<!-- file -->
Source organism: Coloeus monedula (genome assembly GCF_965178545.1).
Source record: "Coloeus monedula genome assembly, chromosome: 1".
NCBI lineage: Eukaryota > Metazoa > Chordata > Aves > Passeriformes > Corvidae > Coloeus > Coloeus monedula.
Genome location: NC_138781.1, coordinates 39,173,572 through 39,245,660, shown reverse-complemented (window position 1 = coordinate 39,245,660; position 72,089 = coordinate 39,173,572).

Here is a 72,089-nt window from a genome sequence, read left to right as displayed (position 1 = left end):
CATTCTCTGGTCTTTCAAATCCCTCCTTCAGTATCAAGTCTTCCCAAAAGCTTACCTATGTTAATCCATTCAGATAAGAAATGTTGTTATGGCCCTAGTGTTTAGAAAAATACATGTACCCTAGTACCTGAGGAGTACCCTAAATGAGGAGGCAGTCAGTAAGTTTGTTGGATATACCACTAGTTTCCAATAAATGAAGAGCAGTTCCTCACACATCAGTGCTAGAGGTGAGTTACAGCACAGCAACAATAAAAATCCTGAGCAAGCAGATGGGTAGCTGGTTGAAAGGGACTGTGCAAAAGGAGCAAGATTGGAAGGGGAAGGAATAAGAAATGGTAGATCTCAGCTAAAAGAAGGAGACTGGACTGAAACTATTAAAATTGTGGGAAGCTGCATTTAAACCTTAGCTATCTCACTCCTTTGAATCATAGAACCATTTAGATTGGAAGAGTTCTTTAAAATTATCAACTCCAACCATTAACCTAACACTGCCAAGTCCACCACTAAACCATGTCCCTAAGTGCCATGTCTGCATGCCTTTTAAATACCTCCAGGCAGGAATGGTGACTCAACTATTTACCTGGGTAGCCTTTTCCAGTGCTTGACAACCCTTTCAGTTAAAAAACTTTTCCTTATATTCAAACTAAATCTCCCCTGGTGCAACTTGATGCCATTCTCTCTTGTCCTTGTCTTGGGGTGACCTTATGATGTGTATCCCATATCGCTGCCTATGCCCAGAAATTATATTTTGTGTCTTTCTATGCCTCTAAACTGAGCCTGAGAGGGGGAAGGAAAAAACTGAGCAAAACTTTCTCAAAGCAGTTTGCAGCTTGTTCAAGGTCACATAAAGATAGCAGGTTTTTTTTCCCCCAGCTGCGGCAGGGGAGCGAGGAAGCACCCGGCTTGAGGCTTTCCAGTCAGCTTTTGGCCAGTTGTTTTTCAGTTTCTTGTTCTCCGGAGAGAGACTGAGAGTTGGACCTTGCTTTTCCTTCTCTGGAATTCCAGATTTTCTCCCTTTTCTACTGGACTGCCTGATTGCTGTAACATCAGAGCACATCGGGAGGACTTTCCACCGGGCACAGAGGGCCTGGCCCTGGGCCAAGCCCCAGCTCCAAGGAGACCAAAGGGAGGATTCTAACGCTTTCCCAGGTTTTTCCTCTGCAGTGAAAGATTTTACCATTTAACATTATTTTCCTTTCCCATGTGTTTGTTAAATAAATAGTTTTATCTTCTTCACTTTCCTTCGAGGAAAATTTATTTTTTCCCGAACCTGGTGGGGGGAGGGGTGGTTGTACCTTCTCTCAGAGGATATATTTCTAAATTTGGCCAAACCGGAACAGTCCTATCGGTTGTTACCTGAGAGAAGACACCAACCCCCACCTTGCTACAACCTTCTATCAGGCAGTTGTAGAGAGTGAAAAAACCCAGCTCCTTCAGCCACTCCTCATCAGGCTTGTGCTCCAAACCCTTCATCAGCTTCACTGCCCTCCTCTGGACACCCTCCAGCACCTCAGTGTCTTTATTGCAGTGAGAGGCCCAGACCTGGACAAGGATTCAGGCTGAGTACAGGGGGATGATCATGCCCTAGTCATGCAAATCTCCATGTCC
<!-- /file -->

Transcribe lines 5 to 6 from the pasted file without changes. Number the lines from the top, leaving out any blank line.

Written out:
Here is a 72,089-nt window from a genome sequence, read left to right as displayed (position 1 = left end):
CATTCTCTGGTCTTTCAAATCCCTCCTTCAGTATCAAGTCTTCCCAAAAGCTTACCTATGTTAATCCATTCAGATAAGAAATGTTGTTATGGCCCTAGTGTTTAGAAAAATACATGTACCCTAGTACCTGAGGAGTACCCTAAATGAGGAGGCAGTCAGTAAGTTTGTTGGATATACCACTAGTTTCCAATAAATGAAGAGCAGTTCCTCACACATCAGTGCTAGAGGTGAGTTACAGCACAGCAACAATAAAAATCCTGAGCAAGCAGATGGGTAGCTGGTTGAAAGGGACTGTGCAAAAGGAGCAAGATTGGAAGGGGAAGGAATAAGAAATGGTAGATCTCAGCTAAAAGAAGGAGACTGGACTGAAACTATTAAAATTGTGGGAAGCTGCATTTAAACCTTAGCTATCTCACTCCTTTGAATCATAGAACCATTTAGATTGGAAGAGTTCTTTAAAATTATCAACTCCAACCATTAACCTAACACTGCCAAGTCCACCACTAAACCATGTCCCTAAGTGCCATGTCTGCATGCCTTTTAAATACCTCCAGGCAGGAATGGTGACTCAACTATTTACCTGGGTAGCCTTTTCCAGTGCTTGACAACCCTTTCAGTTAAAAAACTTTTCCTTATATTCAAACTAAATCTCCCCTGGTGCAACTTGATGCCATTCTCTCTTGTCCTTGTCTTGGGGTGACCTTATGATGTGTATCCCATATCGCTGCCTATGCCCAGAAATTATATTTTGTGTCTTTCTATGCCTCTAAACTGAGCCTGAGAGGGGGAAGGAAAAAACTGAGCAAAACTTTCTCAAAGCAGTTTGCAGCTTGTTCAAGGTCACATAAAGATAGCAGGTTTTTTTTCCCCCAGCTGCGGCAGGGGAGCGAGGAAGCACCCGGCTTGAGGCTTTCCAGTCAGCTTTTGGCCAGTTGTTTTTCAGTTTCTTGTTCTCCGGAGAGAGACTGAGAGTTGGACCTTGCTTTTCCTTCTCTGGAATTCCAGATTTTCTCCCTTTTCTACTGGACTGCCTGATTGCTGTAACATCAGAGCACATCGGGAGGACTTTCCACCGGGCACAGAGGGCCTGGCCCTGGGCCAAGCCCCAGCTCCAAGGAGACCAAAGGGAGGATTCTAACGCTTTCCCAGGTTTTTCCTCTGCAGTGAAAGATTTTACCATTTAACATTATTTTCCTTTCCCATGTGTTTGTTAAATAAATAGTTTTATCTTCTTCACTTTCCTTCGAGGAAAATTTATTTTTTCCCGAACCTGGTGGGGGGAGGGGTGGTTGTACCTTCTCTCAGAGGATATATTTCTAAATTTGGCCAAACCGGAACAGTCCTATCGGTTGTTACCTGAGAGAAGACACCAACCCCCACCTTGCTACAACCTTCTATCAGGCAGTTGTAGAGAGTGAAAAAACCCAGCTCCTTCAGCCACTCCTCATCAGGCTTGTGCTCCAAACCCTTCATCAGCTTCACTGCCCTCCTCTGGACACCCTCCAGCACCTCAGTGTCTTTATTGCAGTGAGAGGCCCAGACCTGGACAAGGATTCAGGCTGAGTACAGGGGGATGATCATGCCCTAGTCATGCAAATCTCCATGTCC